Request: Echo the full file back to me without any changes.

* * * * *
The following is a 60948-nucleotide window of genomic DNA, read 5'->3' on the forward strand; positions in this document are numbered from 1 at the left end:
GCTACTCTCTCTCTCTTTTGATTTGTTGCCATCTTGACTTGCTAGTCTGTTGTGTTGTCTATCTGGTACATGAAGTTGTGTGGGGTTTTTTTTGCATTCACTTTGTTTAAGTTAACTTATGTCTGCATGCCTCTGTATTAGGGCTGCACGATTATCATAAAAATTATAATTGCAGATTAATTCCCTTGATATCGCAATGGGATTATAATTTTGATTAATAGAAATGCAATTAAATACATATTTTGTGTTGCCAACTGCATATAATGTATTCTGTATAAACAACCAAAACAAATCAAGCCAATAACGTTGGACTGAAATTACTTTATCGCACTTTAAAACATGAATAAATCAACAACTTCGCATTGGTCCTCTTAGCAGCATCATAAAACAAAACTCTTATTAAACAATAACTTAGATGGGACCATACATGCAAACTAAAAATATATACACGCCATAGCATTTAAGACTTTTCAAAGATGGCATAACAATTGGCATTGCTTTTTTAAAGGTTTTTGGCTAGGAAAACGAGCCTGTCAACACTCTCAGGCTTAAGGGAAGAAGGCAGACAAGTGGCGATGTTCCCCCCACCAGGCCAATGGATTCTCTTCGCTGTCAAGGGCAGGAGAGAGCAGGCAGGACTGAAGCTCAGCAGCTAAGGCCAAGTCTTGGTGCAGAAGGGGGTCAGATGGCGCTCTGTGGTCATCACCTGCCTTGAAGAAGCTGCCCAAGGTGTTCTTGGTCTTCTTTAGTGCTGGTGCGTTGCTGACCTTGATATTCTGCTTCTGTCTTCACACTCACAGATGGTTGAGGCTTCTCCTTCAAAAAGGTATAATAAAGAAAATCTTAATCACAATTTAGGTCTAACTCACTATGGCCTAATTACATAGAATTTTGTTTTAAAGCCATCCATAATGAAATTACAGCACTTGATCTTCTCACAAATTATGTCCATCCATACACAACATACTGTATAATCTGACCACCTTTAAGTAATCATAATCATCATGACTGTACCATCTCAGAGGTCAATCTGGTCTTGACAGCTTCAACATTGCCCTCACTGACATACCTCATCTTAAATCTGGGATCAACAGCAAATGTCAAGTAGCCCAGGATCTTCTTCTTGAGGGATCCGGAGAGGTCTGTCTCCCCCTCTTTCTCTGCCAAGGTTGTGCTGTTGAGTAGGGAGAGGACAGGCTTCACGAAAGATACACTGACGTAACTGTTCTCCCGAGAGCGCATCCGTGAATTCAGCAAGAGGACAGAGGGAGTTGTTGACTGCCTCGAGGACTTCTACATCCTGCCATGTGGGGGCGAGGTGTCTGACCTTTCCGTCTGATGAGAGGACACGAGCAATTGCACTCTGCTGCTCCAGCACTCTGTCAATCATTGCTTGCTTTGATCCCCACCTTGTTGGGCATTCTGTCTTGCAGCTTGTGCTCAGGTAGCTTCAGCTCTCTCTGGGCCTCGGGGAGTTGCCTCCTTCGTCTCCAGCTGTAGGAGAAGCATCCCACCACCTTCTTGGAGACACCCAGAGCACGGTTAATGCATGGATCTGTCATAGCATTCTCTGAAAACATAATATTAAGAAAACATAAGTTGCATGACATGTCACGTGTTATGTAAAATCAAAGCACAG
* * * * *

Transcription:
The following is a 60948-nucleotide window of genomic DNA, read 5'->3' on the forward strand; positions in this document are numbered from 1 at the left end:
GCTACTCTCTCTCTCTTTTGATTTGTTGCCATCTTGACTTGCTAGTCTGTTGTGTTGTCTATCTGGTACATGAAGTTGTGTGGGGTTTTTTTTGCATTCACTTTGTTTAAGTTAACTTATGTCTGCATGCCTCTGTATTAGGGCTGCACGATTATCATAAAAATTATAATTGCAGATTAATTCCCTTGATATCGCAATGGGATTATAATTTTGATTAATAGAAATGCAATTAAATACATATTTTGTGTTGCCAACTGCATATAATGTATTCTGTATAAACAACCAAAACAAATCAAGCCAATAACGTTGGACTGAAATTACTTTATCGCACTTTAAAACATGAATAAATCAACAACTTCGCATTGGTCCTCTTAGCAGCATCATAAAACAAAACTCTTATTAAACAATAACTTAGATGGGACCATACATGCAAACTAAAAATATATACACGCCATAGCATTTAAGACTTTTCAAAGATGGCATAACAATTGGCATTGCTTTTTTAAAGGTTTTTGGCTAGGAAAACGAGCCTGTCAACACTCTCAGGCTTAAGGGAAGAAGGCAGACAAGTGGCGATGTTCCCCCCACCAGGCCAATGGATTCTCTTCGCTGTCAAGGGCAGGAGAGAGCAGGCAGGACTGAAGCTCAGCAGCTAAGGCCAAGTCTTGGTGCAGAAGGGGGTCAGATGGCGCTCTGTGGTCATCACCTGCCTTGAAGAAGCTGCCCAAGGTGTTCTTGGTCTTCTTTAGTGCTGGTGCGTTGCTGACCTTGATATTCTGCTTCTGTCTTCACACTCACAGATGGTTGAGGCTTCTCCTTCAAAAAGGTATAATAAAGAAAATCTTAATCACAATTTAGGTCTAACTCACTATGGCCTAATTACATAGAATTTTGTTTTAAAGCCATCCATAATGAAATTACAGCACTTGATCTTCTCACAAATTATGTCCATCCATACACAACATACTGTATAATCTGACCACCTTTAAGTAATCATAATCATCATGACTGTACCATCTCAGAGGTCAATCTGGTCTTGACAGCTTCAACATTGCCCTCACTGACATACCTCATCTTAAATCTGGGATCAACAGCAAATGTCAAGTAGCCCAGGATCTTCTTCTTGAGGGATCCGGAGAGGTCTGTCTCCCCCTCTTTCTCTGCCAAGGTTGTGCTGTTGAGTAGGGAGAGGACAGGCTTCACGAAAGATACACTGACGTAACTGTTCTCCCGAGAGCGCATCCGTGAATTCAGCAAGAGGACAGAGGGAGTTGTTGACTGCCTCGAGGACTTCTACATCCTGCCATGTGGGGGCGAGGTGTCTGACCTTTCCGTCTGATGAGAGGACACGAGCAATTGCACTCTGCTGCTCCAGCACTCTGTCAATCATTGCTTGCTTTGATCCCCACCTTGTTGGGCATTCTGTCTTGCAGCTTGTGCTCAGGTAGCTTCAGCTCTCTCTGGGCCTCGGGGAGTTGCCTCCTTCGTCTCCAGCTGTAGGAGAAGCATCCCACCACCTTCTTGGAGACACCCAGAGCACGGTTAATGCATGGATCTGTCATAGCATTCTCTGAAAACATAATATTAAGAAAACATAAGTTGCATGACATGTCACGTGTTATGTAAAATCAAAGCACAG